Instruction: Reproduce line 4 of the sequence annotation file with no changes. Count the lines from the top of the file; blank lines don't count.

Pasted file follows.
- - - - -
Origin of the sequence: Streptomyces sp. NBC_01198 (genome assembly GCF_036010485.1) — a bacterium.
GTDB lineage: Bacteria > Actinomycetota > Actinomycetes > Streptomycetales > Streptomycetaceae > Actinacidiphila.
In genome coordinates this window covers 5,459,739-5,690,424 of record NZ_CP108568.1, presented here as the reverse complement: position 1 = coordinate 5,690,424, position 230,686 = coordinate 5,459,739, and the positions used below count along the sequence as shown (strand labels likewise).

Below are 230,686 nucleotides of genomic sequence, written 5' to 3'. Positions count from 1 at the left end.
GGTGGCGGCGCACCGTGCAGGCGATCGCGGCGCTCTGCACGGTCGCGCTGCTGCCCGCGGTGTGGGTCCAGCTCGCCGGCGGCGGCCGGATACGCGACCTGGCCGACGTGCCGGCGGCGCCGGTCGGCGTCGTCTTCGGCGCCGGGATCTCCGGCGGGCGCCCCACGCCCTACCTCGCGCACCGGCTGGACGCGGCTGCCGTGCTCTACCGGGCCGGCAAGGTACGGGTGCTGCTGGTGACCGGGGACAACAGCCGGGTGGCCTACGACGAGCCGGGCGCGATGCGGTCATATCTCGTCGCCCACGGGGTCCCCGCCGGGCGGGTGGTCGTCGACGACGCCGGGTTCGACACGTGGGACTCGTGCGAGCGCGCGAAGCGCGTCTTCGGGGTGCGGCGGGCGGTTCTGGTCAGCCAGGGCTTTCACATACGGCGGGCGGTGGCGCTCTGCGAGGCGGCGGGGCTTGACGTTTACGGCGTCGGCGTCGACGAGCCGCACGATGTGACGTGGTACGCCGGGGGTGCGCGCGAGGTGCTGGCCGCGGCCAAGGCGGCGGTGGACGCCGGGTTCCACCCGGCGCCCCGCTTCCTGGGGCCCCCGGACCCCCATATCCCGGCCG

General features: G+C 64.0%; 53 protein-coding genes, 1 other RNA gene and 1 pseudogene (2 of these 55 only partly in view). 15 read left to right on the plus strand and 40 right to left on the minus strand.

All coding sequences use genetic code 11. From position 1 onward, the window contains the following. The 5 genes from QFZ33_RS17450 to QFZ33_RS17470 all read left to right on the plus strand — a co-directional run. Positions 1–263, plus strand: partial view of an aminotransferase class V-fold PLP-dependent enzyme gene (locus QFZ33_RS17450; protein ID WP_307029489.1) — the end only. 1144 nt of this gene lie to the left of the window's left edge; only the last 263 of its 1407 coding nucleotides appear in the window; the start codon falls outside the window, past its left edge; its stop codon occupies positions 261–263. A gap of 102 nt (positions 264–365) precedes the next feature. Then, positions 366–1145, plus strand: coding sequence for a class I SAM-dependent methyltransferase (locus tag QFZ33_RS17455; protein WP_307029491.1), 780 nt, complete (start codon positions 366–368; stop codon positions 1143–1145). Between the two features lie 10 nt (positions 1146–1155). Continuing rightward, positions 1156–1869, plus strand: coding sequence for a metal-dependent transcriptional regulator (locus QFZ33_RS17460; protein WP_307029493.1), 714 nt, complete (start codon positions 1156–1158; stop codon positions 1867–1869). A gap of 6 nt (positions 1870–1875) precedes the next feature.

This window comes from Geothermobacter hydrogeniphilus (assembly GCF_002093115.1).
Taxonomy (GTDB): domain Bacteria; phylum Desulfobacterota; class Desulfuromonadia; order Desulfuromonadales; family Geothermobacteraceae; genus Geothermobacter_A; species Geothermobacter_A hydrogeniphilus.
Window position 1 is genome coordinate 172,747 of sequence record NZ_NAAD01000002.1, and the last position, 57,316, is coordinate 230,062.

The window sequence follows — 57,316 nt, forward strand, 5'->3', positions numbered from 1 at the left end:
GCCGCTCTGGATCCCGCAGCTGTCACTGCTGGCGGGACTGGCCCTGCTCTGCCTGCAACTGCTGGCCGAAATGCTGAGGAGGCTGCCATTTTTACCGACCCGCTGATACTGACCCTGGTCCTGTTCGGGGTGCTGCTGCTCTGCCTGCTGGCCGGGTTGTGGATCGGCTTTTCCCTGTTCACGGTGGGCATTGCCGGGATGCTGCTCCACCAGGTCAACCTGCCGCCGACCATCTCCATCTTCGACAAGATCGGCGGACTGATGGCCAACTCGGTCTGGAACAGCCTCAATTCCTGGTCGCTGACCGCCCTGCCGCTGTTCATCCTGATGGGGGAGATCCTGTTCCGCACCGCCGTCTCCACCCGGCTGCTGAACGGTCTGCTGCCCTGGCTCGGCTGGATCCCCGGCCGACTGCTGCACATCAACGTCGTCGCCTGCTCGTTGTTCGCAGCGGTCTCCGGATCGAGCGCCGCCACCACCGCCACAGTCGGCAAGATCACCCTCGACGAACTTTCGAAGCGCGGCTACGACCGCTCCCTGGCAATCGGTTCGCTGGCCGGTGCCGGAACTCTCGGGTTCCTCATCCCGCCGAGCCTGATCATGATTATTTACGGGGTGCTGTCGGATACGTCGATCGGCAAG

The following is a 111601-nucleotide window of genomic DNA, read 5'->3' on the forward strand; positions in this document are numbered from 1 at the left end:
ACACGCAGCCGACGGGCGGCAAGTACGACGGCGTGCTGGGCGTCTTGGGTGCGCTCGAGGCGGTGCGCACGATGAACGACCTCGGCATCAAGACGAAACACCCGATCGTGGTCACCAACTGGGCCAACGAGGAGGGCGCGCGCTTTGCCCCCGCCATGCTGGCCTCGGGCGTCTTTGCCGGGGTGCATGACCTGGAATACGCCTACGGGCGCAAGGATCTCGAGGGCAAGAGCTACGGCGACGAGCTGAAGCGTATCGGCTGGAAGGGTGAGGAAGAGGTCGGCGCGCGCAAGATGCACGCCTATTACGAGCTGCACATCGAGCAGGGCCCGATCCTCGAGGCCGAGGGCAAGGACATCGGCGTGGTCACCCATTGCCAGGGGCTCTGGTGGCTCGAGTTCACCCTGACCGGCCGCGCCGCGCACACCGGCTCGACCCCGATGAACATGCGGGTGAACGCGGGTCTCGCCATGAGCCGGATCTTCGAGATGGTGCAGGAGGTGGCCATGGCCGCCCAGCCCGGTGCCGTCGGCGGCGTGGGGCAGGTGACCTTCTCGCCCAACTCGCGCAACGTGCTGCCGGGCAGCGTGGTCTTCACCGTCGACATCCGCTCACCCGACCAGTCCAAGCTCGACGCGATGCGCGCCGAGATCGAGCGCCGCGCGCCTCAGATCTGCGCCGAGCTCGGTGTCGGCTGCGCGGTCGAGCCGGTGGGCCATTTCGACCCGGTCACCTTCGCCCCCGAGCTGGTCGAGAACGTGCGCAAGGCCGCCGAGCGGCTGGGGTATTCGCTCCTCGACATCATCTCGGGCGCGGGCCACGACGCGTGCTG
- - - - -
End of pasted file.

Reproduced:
Below are 230,686 nucleotides of genomic sequence, written 5' to 3'. Positions count from 1 at the left end.